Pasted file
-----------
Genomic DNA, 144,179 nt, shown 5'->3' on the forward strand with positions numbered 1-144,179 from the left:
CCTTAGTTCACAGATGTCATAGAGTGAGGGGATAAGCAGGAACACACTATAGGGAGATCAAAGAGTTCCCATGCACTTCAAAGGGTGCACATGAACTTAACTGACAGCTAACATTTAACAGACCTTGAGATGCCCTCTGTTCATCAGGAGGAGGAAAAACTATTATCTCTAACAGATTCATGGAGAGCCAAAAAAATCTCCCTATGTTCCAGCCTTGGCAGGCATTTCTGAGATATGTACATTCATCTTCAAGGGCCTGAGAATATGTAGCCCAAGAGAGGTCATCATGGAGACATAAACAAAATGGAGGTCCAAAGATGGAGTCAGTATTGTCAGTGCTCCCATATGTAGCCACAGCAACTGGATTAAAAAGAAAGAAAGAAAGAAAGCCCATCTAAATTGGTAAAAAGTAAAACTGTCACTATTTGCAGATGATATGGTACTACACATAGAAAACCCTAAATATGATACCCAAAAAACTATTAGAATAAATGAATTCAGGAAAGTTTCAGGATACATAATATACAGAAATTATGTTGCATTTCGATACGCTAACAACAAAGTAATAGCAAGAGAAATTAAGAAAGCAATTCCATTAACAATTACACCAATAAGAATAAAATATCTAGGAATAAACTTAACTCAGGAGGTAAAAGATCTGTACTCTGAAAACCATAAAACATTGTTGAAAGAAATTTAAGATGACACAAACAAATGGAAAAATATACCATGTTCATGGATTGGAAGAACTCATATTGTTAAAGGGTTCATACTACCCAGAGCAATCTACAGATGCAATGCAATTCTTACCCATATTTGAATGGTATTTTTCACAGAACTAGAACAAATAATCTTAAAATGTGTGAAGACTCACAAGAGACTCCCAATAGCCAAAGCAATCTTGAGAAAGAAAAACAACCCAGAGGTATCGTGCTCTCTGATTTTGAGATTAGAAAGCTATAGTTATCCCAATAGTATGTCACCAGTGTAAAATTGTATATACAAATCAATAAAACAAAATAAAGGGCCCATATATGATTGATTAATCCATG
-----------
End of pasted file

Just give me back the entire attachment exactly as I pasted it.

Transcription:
Genomic DNA, 144,179 nt, shown 5'->3' on the forward strand with positions numbered 1-144,179 from the left:
CCTTAGTTCACAGATGTCATAGAGTGAGGGGATAAGCAGGAACACACTATAGGGAGATCAAAGAGTTCCCATGCACTTCAAAGGGTGCACATGAACTTAACTGACAGCTAACATTTAACAGACCTTGAGATGCCCTCTGTTCATCAGGAGGAGGAAAAACTATTATCTCTAACAGATTCATGGAGAGCCAAAAAAATCTCCCTATGTTCCAGCCTTGGCAGGCATTTCTGAGATATGTACATTCATCTTCAAGGGCCTGAGAATATGTAGCCCAAGAGAGGTCATCATGGAGACATAAACAAAATGGAGGTCCAAAGATGGAGTCAGTATTGTCAGTGCTCCCATATGTAGCCACAGCAACTGGATTAAAAAGAAAGAAAGAAAGAAAGCCCATCTAAATTGGTAAAAAGTAAAACTGTCACTATTTGCAGATGATATGGTACTACACATAGAAAACCCTAAATATGATACCCAAAAAACTATTAGAATAAATGAATTCAGGAAAGTTTCAGGATACATAATATACAGAAATTATGTTGCATTTCGATACGCTAACAACAAAGTAATAGCAAGAGAAATTAAGAAAGCAATTCCATTAACAATTACACCAATAAGAATAAAATATCTAGGAATAAACTTAACTCAGGAGGTAAAAGATCTGTACTCTGAAAACCATAAAACATTGTTGAAAGAAATTTAAGATGACACAAACAAATGGAAAAATATACCATGTTCATGGATTGGAAGAACTCATATTGTTAAAGGGTTCATACTACCCAGAGCAATCTACAGATGCAATGCAATTCTTACCCATATTTGAATGGTATTTTTCACAGAACTAGAACAAATAATCTTAAAATGTGTGAAGACTCACAAGAGACTCCCAATAGCCAAAGCAATCTTGAGAAAGAAAAACAACCCAGAGGTATCGTGCTCTCTGATTTTGAGATTAGAAAGCTATAGTTATCCCAATAGTATGTCACCAGTGTAAAATTGTATATACAAATCAATAAAACAAAATAAAGGGCCCATATATGATTGATTAATCCATG